In the US the retail sales report kicks off proceedings on Tuesday alongside business inventories and the import price index. Economists tip a solid 0.4 per cent lift in sales (excluding auto sales, gasoline and building). Anecdotally US retailers have been a lot more upbeat about Christmas and Black Friday sales compared with prior years.

On Wednesday, data on producer prices and the Empire State index survey is released together with the Federal Reserve’s Beige Book – a detailed look at conditions across 12 Federal Reserve districts. Business inflation remains well contained. In fact core producer prices (excluding food and energy) are expected to lift by just 1.3 per cent over the year. The Empire State survey should show a healthy lift in business conditions across New York manufacturing firms.

On Thursday, the December data on consumer prices is issued alongside the weekly data on claims for unemployment insurance and influential Philadelphia Federal Reserve index. Jobless claims have shown a consistent fall in recent times - suggesting the labour market continues to steadily improve. Annual inflation data is expected to lift by 0.3 per cent in December to hold around 1.3 per cent higher over the year. Ensuring the US Federal Reserve remains comfortable that its stimulus program is not resulting in an uncomfortable lift in inflation.

And on Friday, the focus is squarely on the housing sector, with building permits and housing starts slated for release, alongside industrial production figures and the first survey of US consumer confidence in 2014. Economists expect that a mixed bag, with the cold weather likely to result in housing starts falling by 8.8 per cent, building permits marginally weaker, while production is tipped to lift 0.2 per cent in the month.

Sharemarket, interest rates, currencies & commodities

Given the sharp rally in US equities over the past few months, it is hardly a surprise that US investors are certainly optimistic about the upcoming profit-reporting or earnings season. A survey by Thomson Reuters found that quarterly profits are tipped to lift by 7.6 per cent on a year ago.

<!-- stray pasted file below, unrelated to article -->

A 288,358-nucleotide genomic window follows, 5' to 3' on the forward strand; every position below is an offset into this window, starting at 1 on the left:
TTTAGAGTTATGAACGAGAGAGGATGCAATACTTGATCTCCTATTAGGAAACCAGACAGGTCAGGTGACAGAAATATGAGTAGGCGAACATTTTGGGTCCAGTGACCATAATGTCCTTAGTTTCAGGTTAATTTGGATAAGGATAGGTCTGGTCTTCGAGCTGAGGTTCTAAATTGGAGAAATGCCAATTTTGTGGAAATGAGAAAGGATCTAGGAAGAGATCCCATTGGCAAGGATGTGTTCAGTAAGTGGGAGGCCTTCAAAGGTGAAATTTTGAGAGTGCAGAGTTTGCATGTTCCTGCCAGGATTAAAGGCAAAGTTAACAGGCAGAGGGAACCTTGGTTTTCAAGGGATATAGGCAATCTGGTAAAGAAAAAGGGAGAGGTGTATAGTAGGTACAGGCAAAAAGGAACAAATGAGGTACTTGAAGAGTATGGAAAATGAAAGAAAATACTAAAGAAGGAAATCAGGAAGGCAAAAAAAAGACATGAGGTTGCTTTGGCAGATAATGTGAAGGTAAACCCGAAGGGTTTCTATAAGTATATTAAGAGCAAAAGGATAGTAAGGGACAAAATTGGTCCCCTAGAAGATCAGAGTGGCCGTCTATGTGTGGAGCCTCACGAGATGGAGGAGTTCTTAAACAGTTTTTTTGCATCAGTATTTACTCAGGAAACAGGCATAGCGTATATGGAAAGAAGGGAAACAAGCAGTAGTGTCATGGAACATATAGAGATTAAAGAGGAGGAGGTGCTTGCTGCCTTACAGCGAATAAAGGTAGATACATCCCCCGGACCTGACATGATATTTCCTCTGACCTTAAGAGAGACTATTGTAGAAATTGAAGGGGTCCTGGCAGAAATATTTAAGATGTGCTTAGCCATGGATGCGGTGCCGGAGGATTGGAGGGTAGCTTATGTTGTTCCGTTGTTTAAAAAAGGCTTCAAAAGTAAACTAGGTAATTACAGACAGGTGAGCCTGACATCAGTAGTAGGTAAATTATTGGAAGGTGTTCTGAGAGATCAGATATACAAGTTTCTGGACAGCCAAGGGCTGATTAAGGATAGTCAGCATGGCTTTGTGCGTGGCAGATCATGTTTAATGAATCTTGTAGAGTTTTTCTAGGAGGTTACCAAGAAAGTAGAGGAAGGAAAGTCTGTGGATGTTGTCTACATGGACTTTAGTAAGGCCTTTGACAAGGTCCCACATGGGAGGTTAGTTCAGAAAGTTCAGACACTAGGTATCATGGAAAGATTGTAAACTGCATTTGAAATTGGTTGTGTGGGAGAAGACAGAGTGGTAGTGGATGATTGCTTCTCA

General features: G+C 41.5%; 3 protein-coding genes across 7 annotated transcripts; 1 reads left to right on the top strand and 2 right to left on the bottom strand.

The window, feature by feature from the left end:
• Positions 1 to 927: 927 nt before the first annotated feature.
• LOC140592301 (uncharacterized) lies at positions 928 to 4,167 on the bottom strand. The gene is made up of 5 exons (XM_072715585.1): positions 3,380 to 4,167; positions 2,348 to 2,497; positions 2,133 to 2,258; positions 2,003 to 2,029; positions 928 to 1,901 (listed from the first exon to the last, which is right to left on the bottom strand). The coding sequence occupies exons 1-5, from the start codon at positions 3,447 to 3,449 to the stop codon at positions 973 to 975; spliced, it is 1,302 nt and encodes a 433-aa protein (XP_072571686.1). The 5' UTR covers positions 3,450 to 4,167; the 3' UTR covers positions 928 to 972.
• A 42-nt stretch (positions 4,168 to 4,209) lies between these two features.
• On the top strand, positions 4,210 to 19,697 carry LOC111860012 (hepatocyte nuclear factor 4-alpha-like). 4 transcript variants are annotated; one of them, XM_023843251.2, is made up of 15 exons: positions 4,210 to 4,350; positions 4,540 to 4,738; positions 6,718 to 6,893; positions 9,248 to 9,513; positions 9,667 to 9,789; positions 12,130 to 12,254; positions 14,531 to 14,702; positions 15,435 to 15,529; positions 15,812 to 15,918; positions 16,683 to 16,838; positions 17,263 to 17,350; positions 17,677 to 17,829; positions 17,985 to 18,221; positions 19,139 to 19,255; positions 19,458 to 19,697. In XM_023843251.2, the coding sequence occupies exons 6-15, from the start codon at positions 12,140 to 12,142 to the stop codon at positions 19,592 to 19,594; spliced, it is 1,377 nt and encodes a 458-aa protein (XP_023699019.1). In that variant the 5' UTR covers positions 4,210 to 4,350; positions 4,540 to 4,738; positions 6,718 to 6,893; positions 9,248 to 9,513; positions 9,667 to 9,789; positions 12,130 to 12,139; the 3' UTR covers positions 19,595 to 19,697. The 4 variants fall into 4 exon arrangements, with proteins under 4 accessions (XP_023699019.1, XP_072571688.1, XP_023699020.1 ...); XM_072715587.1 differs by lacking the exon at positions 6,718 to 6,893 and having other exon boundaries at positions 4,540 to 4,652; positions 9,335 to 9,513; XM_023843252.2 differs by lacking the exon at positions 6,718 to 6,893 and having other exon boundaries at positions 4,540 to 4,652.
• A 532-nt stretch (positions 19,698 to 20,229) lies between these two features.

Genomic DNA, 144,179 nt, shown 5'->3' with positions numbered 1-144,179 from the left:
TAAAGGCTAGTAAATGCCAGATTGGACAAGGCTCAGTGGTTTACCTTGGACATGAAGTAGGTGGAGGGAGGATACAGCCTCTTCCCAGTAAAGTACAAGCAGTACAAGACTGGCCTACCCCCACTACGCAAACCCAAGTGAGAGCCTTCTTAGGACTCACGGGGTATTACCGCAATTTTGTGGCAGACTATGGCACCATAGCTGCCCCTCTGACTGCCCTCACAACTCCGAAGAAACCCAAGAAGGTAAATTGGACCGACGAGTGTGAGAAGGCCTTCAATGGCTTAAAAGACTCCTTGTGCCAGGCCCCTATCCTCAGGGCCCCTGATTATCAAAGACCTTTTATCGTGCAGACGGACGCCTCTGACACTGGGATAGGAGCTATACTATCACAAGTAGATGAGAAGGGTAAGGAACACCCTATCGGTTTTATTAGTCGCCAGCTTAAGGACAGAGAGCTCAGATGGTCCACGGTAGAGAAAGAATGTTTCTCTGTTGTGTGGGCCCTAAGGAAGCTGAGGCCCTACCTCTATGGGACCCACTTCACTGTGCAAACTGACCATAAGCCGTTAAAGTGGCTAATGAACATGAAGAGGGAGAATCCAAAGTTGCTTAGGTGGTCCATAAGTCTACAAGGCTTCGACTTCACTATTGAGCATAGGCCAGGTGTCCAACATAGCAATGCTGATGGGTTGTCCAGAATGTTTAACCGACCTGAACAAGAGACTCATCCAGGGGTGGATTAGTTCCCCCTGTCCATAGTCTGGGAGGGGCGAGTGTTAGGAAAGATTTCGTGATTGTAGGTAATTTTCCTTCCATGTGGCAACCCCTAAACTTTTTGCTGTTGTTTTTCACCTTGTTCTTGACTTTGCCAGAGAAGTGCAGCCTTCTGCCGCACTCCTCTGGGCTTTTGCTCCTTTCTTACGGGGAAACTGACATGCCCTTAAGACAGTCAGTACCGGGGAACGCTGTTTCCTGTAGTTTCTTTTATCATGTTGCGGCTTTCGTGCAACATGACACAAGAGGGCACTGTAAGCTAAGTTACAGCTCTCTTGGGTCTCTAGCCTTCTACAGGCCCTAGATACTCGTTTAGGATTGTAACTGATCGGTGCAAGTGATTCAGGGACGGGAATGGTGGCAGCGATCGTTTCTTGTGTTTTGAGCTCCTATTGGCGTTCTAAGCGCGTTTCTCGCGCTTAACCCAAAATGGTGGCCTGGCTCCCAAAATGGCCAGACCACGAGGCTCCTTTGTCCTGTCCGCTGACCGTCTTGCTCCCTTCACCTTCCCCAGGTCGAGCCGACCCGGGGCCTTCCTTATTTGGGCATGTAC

Alcoa will be the first cab of the rank on Thursday Jan 9. However the earnings season kicks up a gear in the coming week with an array of blue chip companies reporting. Earnings are expected to include those from JP Morgan Chase and Wells Fargo (Tuesday); Bank of America (Wednesday), Goldman Sachs, American Express, Citigroup, Capital One and Intel (Thursday); American Express, Citigroup, Capital One and Intel (Thursday); and General Electric, SunTrust and Morgan Stanley (Friday).

Upcoming economic and financial market events


  • January 13 - Housing finance (November) - The value of loans may have lifted 4 per cent
  • January 13 - Job advertisements (December) - Businesses have been reluctant to hire staff
  • January 15 - Consumer sentiment (January) - Consumers have been decidedly more optimistic in recent months
  • January 15 - New car sales (November) - Car sales have been healthy in recent months
  • January 15 - Lending finance (November) - Covers housing, personal, lease and business loans
  • January 16 - Inflation gauge (December) - Inflationary pressures are contained
  • January 16 - Employment & unemployment (Dec) - Unemployment expected to hold steady around 5.8 per cent


  • January 14 - US Retail sales (December) - Excluding cars and gasoline, a firm 0.4 per cent increase is tipped
  • January 15 - US Empire Manufacturing Index (Nov) - Covers manufacturing conditions across the New York region
  • January 15 - US Producer prices (December) - Core prices (excludes food and energy) are up 1.3% over the year
  • January 15 - US Fed Beige Book - Covers conditions across Federal Reserve districts
  • January 16 - US Consumer prices (December) - Core prices are up 1.7 per cent over the year
  • January 17 - US Industrial production (December) - A 0.3 per cent rise in production is tipped
  • January 17 - US Housing starts (December) - Economists tip a 8.8 per cent fall in starts